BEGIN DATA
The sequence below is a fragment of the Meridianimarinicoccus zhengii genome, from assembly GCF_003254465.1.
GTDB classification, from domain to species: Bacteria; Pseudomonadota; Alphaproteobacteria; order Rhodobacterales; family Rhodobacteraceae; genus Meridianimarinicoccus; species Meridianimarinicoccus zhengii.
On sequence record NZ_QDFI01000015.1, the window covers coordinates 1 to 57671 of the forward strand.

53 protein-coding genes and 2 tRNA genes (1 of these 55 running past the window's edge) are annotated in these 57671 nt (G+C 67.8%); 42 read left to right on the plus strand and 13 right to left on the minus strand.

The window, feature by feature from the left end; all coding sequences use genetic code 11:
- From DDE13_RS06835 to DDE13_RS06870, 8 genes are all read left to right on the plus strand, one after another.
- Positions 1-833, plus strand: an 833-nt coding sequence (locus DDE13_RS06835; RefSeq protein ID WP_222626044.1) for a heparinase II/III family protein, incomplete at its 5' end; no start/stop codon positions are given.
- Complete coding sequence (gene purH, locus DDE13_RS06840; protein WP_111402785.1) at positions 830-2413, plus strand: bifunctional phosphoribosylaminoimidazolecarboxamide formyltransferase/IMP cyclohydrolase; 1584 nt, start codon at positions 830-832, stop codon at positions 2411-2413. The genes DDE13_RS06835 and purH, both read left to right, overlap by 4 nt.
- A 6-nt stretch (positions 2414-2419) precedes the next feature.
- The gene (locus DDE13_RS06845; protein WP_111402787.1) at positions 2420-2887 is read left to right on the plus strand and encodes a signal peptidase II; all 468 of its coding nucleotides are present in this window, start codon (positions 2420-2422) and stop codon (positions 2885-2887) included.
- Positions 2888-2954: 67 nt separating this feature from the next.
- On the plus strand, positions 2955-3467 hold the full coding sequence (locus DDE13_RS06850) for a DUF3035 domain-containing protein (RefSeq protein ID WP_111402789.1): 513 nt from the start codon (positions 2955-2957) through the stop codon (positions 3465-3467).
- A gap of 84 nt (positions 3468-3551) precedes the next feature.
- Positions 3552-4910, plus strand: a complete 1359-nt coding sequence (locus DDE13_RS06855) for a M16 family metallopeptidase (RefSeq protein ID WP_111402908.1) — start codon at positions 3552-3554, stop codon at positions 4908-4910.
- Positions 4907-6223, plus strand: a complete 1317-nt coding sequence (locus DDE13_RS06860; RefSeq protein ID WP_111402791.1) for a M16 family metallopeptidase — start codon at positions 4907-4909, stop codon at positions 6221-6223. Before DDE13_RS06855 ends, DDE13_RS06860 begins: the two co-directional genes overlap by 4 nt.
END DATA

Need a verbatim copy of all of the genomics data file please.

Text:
The sequence below is a fragment of the Meridianimarinicoccus zhengii genome, from assembly GCF_003254465.1.
GTDB classification, from domain to species: Bacteria; Pseudomonadota; Alphaproteobacteria; order Rhodobacterales; family Rhodobacteraceae; genus Meridianimarinicoccus; species Meridianimarinicoccus zhengii.
On sequence record NZ_QDFI01000015.1, the window covers coordinates 1 to 57671 of the forward strand.

53 protein-coding genes and 2 tRNA genes (1 of these 55 running past the window's edge) are annotated in these 57671 nt (G+C 67.8%); 42 read left to right on the plus strand and 13 right to left on the minus strand.

The window, feature by feature from the left end; all coding sequences use genetic code 11:
- From DDE13_RS06835 to DDE13_RS06870, 8 genes are all read left to right on the plus strand, one after another.
- Positions 1-833, plus strand: an 833-nt coding sequence (locus DDE13_RS06835; RefSeq protein ID WP_222626044.1) for a heparinase II/III family protein, incomplete at its 5' end; no start/stop codon positions are given.
- Complete coding sequence (gene purH, locus DDE13_RS06840; protein WP_111402785.1) at positions 830-2413, plus strand: bifunctional phosphoribosylaminoimidazolecarboxamide formyltransferase/IMP cyclohydrolase; 1584 nt, start codon at positions 830-832, stop codon at positions 2411-2413. The genes DDE13_RS06835 and purH, both read left to right, overlap by 4 nt.
- A 6-nt stretch (positions 2414-2419) precedes the next feature.
- The gene (locus DDE13_RS06845; protein WP_111402787.1) at positions 2420-2887 is read left to right on the plus strand and encodes a signal peptidase II; all 468 of its coding nucleotides are present in this window, start codon (positions 2420-2422) and stop codon (positions 2885-2887) included.
- Positions 2888-2954: 67 nt separating this feature from the next.
- On the plus strand, positions 2955-3467 hold the full coding sequence (locus DDE13_RS06850) for a DUF3035 domain-containing protein (RefSeq protein ID WP_111402789.1): 513 nt from the start codon (positions 2955-2957) through the stop codon (positions 3465-3467).
- A gap of 84 nt (positions 3468-3551) precedes the next feature.
- Positions 3552-4910, plus strand: a complete 1359-nt coding sequence (locus DDE13_RS06855) for a M16 family metallopeptidase (RefSeq protein ID WP_111402908.1) — start codon at positions 3552-3554, stop codon at positions 4908-4910.
- Positions 4907-6223, plus strand: a complete 1317-nt coding sequence (locus DDE13_RS06860; RefSeq protein ID WP_111402791.1) for a M16 family metallopeptidase — start codon at positions 4907-4909, stop codon at positions 6221-6223. Before DDE13_RS06855 ends, DDE13_RS06860 begins: the two co-directional genes overlap by 4 nt.